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Raymond Prats: Sneezing season
November 19, 2012
• LAST EDITED:
November 19, 2012
Health • 0 Comments
• Dr Raymond Prats
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COUGHING is what you do when something bugs your throat, whether it is dust or postnasal drip.
Coughing also helps clear your lungs and windpipe.
Many coughs, like those from cold and flu, will go away on their own.
However, if your cough is caused by a more serious medical condition, you need to treat the cause. Whatever the reason, if coughing fits are driving you crazy, there are ways to feel better.
Drink plenty of fluids or use a cool-mist humidifier or vaporiser to soothe an irritated throat and loosen mucus.
Prop your head up on extra pillows at night and have some honey before bed as studies show it can help ease a cough.
Calming a ‘wet’ cough
If you are coughing up mucus, look for a cough medicine that says ‘expectorant’ or in Spanish ‘mucolitico’, that loosens mucus to help you cough it up.
If you are coughing up a lot of mucus, check with your doctor to see what the best cough medicine is for you.
Also, talk to your doctor before using cough medicine for serious conditions like emphysema, pneumonia, chronic bronchitis, or asthma.
Calming a ‘dry’ cough
You may get a dry cough with a cold or the flu, or if you breathe in something irritating like dust or smoke.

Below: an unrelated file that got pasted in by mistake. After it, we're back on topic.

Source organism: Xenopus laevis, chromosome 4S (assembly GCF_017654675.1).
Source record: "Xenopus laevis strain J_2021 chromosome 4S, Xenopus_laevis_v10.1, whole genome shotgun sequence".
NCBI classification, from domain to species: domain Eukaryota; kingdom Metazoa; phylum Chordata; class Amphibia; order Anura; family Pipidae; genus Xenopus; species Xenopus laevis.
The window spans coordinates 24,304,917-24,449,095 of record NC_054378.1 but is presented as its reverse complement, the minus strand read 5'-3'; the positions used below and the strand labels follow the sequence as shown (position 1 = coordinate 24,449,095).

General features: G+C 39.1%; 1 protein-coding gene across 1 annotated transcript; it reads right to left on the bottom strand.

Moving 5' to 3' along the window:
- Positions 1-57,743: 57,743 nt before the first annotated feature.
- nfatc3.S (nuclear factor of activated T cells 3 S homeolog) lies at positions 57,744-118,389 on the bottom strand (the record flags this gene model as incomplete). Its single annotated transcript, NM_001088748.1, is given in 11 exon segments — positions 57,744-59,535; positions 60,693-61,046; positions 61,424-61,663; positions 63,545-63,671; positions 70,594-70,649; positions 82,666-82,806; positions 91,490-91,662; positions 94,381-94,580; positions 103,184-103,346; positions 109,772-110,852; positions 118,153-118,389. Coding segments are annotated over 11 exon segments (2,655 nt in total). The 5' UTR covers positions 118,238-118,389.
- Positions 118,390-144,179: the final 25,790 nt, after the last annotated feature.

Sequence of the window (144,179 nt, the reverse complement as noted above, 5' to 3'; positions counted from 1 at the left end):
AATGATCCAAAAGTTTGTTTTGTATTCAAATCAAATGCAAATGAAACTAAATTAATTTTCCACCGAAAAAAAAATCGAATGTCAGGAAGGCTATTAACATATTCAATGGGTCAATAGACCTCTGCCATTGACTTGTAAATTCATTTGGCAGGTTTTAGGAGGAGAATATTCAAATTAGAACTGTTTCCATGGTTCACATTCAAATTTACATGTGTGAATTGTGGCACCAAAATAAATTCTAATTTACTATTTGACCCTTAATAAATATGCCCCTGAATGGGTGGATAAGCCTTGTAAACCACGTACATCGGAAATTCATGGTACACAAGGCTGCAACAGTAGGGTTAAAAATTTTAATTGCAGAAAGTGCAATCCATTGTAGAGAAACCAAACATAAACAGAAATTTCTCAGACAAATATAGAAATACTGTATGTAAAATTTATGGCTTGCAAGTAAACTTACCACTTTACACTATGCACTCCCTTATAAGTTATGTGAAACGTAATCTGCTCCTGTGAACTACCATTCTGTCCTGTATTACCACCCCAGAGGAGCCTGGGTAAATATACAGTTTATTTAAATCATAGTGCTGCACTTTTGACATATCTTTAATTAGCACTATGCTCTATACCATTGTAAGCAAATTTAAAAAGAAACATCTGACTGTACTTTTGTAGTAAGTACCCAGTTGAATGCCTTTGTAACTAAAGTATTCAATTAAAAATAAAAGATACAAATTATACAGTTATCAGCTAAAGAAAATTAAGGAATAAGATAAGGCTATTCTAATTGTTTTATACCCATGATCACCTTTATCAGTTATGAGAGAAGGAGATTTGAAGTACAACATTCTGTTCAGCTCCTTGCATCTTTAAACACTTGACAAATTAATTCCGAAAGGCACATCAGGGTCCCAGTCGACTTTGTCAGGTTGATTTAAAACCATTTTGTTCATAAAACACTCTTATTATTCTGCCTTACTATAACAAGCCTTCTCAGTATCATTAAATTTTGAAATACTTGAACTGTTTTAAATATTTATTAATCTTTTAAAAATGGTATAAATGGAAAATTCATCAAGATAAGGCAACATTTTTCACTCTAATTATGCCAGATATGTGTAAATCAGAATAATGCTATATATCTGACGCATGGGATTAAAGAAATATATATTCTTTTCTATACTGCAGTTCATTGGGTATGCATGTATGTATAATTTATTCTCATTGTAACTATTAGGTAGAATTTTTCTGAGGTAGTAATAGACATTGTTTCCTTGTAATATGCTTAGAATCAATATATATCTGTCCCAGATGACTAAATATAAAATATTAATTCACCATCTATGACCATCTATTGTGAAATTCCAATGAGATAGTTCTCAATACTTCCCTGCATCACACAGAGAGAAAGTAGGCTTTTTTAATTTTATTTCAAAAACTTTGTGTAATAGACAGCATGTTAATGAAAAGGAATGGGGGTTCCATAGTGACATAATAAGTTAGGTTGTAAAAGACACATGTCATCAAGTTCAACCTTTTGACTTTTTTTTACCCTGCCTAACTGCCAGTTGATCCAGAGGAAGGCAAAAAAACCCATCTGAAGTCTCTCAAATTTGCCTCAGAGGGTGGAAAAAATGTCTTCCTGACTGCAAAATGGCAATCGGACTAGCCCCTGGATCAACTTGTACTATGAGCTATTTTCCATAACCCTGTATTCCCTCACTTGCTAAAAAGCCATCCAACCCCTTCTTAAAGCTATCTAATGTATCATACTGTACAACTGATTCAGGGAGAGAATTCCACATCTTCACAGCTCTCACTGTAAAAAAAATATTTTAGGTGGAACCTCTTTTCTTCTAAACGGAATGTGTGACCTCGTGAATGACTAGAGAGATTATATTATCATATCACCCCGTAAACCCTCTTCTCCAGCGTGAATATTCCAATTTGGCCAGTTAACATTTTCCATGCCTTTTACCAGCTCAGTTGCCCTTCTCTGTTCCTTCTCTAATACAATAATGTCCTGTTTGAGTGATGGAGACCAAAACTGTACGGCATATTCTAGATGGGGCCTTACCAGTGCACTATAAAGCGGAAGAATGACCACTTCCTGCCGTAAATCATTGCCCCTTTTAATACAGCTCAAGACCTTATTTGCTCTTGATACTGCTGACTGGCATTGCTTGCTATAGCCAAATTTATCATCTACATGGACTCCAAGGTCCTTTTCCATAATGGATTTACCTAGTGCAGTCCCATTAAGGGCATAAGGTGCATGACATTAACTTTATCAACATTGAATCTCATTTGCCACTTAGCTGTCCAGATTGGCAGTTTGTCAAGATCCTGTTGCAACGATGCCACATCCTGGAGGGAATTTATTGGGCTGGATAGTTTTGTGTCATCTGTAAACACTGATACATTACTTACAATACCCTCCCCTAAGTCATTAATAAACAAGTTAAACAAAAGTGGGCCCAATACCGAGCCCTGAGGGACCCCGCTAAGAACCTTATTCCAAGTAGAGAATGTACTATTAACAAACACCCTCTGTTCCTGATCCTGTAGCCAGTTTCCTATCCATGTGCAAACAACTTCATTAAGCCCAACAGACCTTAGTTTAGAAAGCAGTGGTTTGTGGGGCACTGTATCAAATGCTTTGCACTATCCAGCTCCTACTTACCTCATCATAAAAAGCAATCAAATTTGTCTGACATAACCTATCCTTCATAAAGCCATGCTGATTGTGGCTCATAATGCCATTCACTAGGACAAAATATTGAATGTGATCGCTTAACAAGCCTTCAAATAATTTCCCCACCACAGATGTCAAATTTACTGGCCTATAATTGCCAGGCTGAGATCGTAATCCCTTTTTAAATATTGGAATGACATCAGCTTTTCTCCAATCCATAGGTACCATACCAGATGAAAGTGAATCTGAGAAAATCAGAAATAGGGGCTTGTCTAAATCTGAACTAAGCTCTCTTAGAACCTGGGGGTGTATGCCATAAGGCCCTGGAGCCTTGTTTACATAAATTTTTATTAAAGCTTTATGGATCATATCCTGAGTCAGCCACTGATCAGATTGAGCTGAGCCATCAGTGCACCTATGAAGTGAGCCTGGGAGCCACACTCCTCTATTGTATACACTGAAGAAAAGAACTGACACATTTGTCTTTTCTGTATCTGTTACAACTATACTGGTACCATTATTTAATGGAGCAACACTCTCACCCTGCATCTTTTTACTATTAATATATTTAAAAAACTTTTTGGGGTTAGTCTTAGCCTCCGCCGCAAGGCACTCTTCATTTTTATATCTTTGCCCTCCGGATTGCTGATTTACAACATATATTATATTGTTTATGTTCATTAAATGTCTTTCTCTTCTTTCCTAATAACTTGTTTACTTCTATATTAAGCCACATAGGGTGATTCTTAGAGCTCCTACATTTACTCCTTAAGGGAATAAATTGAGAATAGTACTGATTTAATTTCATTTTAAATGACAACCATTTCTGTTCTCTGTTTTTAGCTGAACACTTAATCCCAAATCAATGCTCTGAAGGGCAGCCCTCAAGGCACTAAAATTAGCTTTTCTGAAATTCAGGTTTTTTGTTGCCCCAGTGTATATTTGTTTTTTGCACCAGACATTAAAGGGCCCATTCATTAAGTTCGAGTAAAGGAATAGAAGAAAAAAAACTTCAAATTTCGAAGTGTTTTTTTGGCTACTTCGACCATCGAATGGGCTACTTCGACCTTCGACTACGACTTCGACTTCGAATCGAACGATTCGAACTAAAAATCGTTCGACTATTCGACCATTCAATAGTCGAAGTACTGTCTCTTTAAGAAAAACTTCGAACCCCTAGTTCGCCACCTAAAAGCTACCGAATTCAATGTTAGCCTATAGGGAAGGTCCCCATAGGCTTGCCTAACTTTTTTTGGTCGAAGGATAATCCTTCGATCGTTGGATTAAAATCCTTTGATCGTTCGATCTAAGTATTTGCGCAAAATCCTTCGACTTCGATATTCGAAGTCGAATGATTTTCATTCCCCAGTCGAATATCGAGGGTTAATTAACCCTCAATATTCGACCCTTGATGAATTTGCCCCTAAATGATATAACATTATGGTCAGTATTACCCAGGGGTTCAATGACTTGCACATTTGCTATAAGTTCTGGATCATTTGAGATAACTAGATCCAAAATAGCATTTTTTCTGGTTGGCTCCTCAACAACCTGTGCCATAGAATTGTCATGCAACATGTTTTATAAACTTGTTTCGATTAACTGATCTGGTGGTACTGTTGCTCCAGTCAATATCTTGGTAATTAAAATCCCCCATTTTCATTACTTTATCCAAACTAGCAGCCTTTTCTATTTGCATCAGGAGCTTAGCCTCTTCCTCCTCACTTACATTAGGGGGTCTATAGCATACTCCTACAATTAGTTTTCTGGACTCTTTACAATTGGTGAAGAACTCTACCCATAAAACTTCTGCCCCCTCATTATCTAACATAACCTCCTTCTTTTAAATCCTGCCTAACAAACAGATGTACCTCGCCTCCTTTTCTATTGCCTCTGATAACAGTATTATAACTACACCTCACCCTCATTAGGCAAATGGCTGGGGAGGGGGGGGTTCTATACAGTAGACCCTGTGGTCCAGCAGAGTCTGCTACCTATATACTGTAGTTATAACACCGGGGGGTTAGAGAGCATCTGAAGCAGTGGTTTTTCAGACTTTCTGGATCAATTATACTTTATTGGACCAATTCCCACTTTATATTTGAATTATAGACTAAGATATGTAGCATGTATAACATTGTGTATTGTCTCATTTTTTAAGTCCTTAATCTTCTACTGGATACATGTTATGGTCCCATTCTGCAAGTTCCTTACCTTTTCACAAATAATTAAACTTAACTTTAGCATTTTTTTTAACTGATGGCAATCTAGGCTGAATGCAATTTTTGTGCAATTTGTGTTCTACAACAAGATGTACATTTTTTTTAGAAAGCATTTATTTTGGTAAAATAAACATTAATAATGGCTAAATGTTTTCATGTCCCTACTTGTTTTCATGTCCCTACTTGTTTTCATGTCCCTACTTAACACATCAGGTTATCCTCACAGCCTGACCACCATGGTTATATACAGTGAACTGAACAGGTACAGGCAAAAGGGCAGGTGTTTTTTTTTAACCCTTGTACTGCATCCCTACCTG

A cough suppressant helps stop your urge to cough.
Plus, it can help you sleep better.
Cough drops, or even sucking on hard sweets, can stop the tickle in the back of your throat.
Cough medicine and children
Never give cough medicine to children younger than four because it can have serious side effects.
For children aged four to six years old, ask your paediatrician before giving them any cough and cold medicines.
Will antibiotics stop a cough?
Usually, no. That is because most coughs are caused by viral infections like cold or flu and will get better in a week.
Antibiotics only work on infections caused by bacteria.
If your cough is not better after a week, see your doctor to make sure it is not caused by a bacterial illness like a sinus infection or pneumonia.
Coughs from allergies and asthma
Allergies can make you sneeze, cough, or both.
An antihistamine may help and some of the newer ones won’t make you sleepy.
If you are also wheezing – where your breath sounds like whistling – you may have asthma and need to see your doctor.
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